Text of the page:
Photographer: Krister Soerboe/Bloomberg

Stimulus Seen Fading in Norway as Economy Survives Oil Crash

  • Rise in crude prices signals increased income next year
  • Government seen boosting oil money spending at slower pace

The Norwegian government is seen rolling back some its massive fiscal stimulus amid signs the economy of western Europe’s largest oil producer is on the mend.

The government will unveil stimulus substantially below the 1.1 percentage point push it provided this year, according to economists at Svenska Handelsbanken and DNB ASA. Conservative Prime Minister Erna Solberg is on Thursday presenting her last budget ahead of next year’s election.

“The need to give extra gas in fiscal policy is significantly reduced by the macro picture we are now seeing," Oeystein Doerum, chief economist at DNB, said by telephone.

The government is spending a record amount of its petroleum revenue to shore up the economy. For the first time, it’s reaching directly into its $890 billion sovereign wealth fund, withdrawing an estimated 84 billion kroner ($10.5 billion) to cover budget needs while keeping well within a rule that limits oil money spending to 4 percent of the fund’s value.

Still, the so-called structural oil corrected deficit -- or oil money spending -- is expected to grow from this year’s estimated 206 billion kroner. The big question is if the government will have to dig even deeper into its piggy bank. It has this year predicted about 130 billion kroner in net income from its petroleum industry, down from more than 300 billion just two years ago.

Given forward oil prices, income from oil activity “won’t rise much next year,” said Kari Due-Andresen, chief economist at Handelsbanken in Oslo.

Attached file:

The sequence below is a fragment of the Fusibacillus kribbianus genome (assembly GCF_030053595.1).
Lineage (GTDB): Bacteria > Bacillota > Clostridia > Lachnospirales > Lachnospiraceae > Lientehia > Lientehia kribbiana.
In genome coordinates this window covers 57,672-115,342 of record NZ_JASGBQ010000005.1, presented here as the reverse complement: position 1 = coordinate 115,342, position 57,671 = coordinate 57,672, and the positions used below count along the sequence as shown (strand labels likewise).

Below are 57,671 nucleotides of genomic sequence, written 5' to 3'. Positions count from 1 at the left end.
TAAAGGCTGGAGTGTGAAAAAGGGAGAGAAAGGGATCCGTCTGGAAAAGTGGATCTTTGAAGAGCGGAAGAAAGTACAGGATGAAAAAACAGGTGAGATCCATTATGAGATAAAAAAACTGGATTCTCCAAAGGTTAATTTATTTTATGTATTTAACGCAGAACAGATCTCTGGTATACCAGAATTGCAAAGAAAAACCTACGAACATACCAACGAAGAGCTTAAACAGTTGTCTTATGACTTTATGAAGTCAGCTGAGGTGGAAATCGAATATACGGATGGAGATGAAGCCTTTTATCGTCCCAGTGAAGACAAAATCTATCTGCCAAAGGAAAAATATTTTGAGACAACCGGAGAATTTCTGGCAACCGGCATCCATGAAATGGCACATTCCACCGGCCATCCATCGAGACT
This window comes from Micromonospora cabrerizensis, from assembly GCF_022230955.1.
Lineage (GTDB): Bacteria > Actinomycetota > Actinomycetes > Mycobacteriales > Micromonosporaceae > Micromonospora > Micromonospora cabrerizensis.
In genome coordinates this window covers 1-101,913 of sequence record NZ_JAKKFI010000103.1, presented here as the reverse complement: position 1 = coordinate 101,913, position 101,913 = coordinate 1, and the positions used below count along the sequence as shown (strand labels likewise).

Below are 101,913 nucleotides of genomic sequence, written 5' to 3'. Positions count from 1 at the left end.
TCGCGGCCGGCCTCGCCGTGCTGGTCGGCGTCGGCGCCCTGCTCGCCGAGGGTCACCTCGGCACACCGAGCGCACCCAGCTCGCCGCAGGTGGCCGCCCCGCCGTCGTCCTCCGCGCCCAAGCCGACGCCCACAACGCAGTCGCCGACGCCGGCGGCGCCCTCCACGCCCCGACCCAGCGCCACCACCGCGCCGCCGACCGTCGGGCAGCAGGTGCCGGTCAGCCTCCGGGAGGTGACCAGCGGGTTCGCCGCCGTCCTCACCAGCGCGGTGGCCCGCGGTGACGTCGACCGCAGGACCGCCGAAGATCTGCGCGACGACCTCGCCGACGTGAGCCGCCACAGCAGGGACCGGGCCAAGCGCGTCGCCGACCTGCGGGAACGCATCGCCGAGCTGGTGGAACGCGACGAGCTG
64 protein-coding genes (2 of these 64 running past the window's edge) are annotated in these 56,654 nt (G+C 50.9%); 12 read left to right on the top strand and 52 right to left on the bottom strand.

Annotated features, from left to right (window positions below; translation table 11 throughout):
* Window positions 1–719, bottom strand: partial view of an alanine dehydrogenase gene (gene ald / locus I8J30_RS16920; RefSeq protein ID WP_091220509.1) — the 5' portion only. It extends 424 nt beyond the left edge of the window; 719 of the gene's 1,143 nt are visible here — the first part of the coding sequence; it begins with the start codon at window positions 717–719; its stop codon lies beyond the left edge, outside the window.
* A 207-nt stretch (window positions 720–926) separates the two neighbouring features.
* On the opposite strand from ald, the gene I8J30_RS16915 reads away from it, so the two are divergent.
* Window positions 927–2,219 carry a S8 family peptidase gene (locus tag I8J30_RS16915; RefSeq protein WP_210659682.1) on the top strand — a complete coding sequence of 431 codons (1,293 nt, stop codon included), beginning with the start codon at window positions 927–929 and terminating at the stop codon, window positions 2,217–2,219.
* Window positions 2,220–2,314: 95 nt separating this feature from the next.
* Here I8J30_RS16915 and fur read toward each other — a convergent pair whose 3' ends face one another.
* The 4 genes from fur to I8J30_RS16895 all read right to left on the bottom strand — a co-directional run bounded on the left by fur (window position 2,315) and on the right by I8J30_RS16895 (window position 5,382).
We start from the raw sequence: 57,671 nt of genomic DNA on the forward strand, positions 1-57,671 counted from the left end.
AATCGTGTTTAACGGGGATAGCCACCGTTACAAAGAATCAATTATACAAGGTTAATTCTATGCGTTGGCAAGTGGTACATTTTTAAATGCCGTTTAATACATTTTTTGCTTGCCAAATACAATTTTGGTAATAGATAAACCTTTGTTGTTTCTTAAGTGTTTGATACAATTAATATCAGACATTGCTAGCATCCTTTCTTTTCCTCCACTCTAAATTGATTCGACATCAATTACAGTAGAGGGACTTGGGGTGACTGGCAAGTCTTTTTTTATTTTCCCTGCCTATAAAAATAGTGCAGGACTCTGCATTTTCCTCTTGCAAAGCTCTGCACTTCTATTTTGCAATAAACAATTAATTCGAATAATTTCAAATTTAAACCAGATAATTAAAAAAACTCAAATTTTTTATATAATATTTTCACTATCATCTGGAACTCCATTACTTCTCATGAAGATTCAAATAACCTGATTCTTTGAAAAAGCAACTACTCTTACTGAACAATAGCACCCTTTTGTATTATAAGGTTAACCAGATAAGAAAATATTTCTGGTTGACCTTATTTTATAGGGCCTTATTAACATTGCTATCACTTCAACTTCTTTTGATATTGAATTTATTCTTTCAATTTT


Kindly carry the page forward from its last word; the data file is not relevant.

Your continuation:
“We are very unsure of how strong the recovery” for the Norwegian economy will be, she said. “But it’s natural to expect less stimulus next year than what we saw this year.”

The central bank last month kept its key policy rate unchanged at a record low and largely shelved plans to ease further. It has cut rates to 0.5 percent and has also predicted a fall-off in stimulus next year.

The krone slid 0.1 percent to 8.98 per euro as of 3:36 p.m. in Oslo. It has risen almost 3 percent since the central bank’s latest rate decision on Sept. 22.

Newspaper Dagens Naeringsliv this week reported that the stimulus would ease to 0.4 percentage point next year. Given current estimates, that would mean oil money spending equal to 7.9 percent of gross domestic product.

A budget impulse of that size would be a “little tighter” than what the central bank had predicted, said Due-Andresen.

Solberg has signaled that next year’s spending plan will be a budget for "labor, activity and reorganization." She’s trying to strike a balance between how much oil wealth to use while reducing Norway’s reliance on petroleum.

The labor market has also showed signs of a recovery, with registered unemployment falling to 2.8 percent. But there are large differences with unemployment still rising in oil industry regions. A worrying development is also the widening gap between registered and surveyed unemployed, reported at 5 percent in September.

The minority government needs backing from the smaller Liberal Party and the Christian Democrats to pass the budget. They have also signaled that oil money spending is reaching its limits.

For DNB’s Doerum, easing up on stimulus is prudent.

"If one continues to spend a little more money than what is sustainable long-term, then the subsequent tightening will be much stronger and harder, if not impossible," he said.

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